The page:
Very few places in the world can combine people from 100 different countries, with a make-up of every possible race and income bracket, and experience the kind of social harmony found here in the Cayman Islands. 


Buoyed by one of the world's highest per capita incomes and a natural tolerance for racial difference, the people of Cayman have not only learned to live together, but to respect each other as well. 


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Families and friends flocked to Boatswain's Beach to enjoy the marine adventure park's second and third instalment of its 'International Celebrations' on Friday 4th July and Monday, 7th July. 

During the Fourth of July celebration, a 1,500-strong crowd enjoyed fireworks, a special barbecue, tunes by red White and Blues and a carnival atmosphere complete with cotton candy, pop corn and face painting treats. Hundreds also flocked to Schooner's Bar and Grill to sample the scrumptious American buffet. 

Cayman Day celebrated all things Cayman, provided great musical entertainment by Lammie, games for the entire family and a sumptuous Cayman buffet. 

Both events, as well as Canada Day on Tuesday 1st July sought not only to entertain but also to celebrate families and traditions across three nations.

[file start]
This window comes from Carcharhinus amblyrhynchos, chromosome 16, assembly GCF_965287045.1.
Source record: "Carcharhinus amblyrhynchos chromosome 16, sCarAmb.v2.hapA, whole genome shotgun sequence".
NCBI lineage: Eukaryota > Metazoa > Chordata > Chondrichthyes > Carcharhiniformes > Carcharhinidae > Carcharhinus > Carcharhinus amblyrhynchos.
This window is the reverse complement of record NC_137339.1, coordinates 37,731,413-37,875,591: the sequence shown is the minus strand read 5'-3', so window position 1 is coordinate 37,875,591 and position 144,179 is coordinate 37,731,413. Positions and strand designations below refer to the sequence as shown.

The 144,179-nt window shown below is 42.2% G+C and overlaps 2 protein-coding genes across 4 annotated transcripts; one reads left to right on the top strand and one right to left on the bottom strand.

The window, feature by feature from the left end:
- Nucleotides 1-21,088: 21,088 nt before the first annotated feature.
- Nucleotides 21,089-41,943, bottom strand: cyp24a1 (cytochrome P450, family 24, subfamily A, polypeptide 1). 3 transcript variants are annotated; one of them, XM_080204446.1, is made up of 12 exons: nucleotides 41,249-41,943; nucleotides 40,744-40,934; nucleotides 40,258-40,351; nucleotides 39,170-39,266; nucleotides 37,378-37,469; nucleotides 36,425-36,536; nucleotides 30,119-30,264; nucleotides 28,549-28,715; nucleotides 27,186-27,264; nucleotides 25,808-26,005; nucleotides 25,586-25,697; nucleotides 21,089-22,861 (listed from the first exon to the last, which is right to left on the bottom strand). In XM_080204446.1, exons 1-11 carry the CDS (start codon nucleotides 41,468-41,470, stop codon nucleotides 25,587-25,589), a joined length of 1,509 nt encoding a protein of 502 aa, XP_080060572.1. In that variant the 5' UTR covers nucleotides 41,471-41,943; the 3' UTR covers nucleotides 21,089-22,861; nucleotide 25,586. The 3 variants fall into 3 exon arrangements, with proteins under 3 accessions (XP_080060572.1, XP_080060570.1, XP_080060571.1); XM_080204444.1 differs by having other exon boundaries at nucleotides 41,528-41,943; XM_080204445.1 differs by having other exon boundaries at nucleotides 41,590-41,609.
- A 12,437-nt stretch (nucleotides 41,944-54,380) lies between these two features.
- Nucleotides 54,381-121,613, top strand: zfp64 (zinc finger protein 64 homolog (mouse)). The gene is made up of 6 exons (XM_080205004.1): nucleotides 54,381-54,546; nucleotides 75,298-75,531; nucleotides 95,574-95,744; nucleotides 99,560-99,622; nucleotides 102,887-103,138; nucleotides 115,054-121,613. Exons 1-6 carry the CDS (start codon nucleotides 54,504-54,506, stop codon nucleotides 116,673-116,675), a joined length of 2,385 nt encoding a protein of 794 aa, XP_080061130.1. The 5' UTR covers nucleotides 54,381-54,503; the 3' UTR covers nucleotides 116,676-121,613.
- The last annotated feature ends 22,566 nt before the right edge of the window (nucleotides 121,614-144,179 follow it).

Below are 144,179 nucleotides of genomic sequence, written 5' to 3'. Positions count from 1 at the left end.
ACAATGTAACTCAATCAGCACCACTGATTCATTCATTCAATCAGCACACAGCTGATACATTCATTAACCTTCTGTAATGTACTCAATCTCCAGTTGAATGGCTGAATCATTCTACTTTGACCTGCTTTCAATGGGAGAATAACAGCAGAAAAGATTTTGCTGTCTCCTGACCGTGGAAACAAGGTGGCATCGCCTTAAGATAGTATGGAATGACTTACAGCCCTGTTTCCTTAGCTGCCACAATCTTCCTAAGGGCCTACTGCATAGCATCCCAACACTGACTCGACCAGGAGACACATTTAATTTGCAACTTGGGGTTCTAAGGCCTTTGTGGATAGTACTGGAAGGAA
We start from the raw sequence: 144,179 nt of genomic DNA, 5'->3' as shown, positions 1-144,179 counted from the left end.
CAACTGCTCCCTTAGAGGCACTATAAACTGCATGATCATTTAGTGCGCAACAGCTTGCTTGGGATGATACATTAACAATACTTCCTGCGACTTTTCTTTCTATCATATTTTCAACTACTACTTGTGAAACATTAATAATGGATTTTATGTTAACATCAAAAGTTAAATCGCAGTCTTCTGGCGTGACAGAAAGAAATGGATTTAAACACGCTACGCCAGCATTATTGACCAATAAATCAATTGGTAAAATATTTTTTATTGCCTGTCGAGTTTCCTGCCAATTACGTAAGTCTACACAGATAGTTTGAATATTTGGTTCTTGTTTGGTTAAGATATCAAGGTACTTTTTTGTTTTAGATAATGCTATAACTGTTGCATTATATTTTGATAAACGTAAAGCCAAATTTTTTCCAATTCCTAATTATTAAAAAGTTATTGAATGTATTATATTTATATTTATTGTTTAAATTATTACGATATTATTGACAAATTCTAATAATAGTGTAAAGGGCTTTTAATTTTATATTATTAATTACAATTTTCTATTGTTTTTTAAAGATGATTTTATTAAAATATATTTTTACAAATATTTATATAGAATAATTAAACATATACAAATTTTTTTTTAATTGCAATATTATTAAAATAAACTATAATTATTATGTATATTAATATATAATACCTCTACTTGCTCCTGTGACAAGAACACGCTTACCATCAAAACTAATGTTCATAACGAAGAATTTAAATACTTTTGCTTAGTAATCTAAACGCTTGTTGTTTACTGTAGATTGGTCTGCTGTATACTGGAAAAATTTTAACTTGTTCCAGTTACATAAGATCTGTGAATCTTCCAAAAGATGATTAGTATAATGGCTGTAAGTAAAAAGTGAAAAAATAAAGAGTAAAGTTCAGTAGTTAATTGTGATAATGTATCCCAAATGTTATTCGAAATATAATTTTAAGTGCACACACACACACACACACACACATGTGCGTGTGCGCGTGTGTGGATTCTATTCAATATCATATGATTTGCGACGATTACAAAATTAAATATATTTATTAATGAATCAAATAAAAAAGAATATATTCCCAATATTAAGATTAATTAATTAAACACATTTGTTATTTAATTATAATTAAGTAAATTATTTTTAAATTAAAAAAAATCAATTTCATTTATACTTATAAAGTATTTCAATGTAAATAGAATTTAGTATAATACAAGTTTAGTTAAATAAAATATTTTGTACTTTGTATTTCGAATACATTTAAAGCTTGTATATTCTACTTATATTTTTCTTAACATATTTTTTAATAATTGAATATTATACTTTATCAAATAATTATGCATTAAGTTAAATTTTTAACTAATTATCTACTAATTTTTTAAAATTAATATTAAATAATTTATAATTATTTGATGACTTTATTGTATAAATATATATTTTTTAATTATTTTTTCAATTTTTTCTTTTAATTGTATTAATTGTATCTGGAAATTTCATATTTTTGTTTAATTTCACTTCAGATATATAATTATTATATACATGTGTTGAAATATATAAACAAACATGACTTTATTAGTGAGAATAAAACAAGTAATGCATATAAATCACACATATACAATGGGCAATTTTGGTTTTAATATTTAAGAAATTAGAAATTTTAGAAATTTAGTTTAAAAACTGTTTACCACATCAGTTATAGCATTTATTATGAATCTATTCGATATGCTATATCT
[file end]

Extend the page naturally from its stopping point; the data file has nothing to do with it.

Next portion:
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As part of The Central Caribbean Marine Institute's (CCMI) effort to raise public awareness about the importance of the marine environment, marine biologist and author, Dr David Gruber delivered a reef report in Cayman. 

At the first of three such presentations for 2008, held 3 July at the Cracked Conch, Dr Gruber spoke about bio-fluorescense in the marine environment. 

The Department of Environment's John Bothwell began the evening by thanking the CCMI for educating the public on the importance of the marine environment, and then welcomed Dr Gruber. 

With the goal of proposing new conservation measures for deep and shallow reefs, Dr Gruber recently returned from an in-depth research project called ROV Deep Reef Exploration, which investigated the relations between the shallow and deeper reef ecologies using an ROV (remote operated vehicle), called the 'Little Tyche'. 

Conducted in the beautiful azure waters, located just feet away from the Central Caribbean Marine Institute (CCMI) on Little Cayman, Dr Gruber worked closely with Dr Carrie Manfrino, CCMI Director, to examine the health and ecology of the deeper waters of Bloody Bay Wall. 

"I came here with the intention of taking a good look and characterizing the Bloody Bay Reef so I could raise more awareness about this amazing natural resource in Cayman," he expressed. "It is absolutely beautiful, and from what I saw, trust me; I will do my best to raise awareness." 

His address to the small gathering at The Cracked Conch was also based on his recent book 'Aglow in the Dark' (Harvard University Press), co-authored with Dr Vincent Pieribone of Yale University School of Medicine, that archives how surprising discoveries from corals and bioluminescent jellyfish have transformed modern biomedical science, and led to breakthroughs from neuroscience to cancer research; breakthroughs which might someday aid in connecting mind and machine.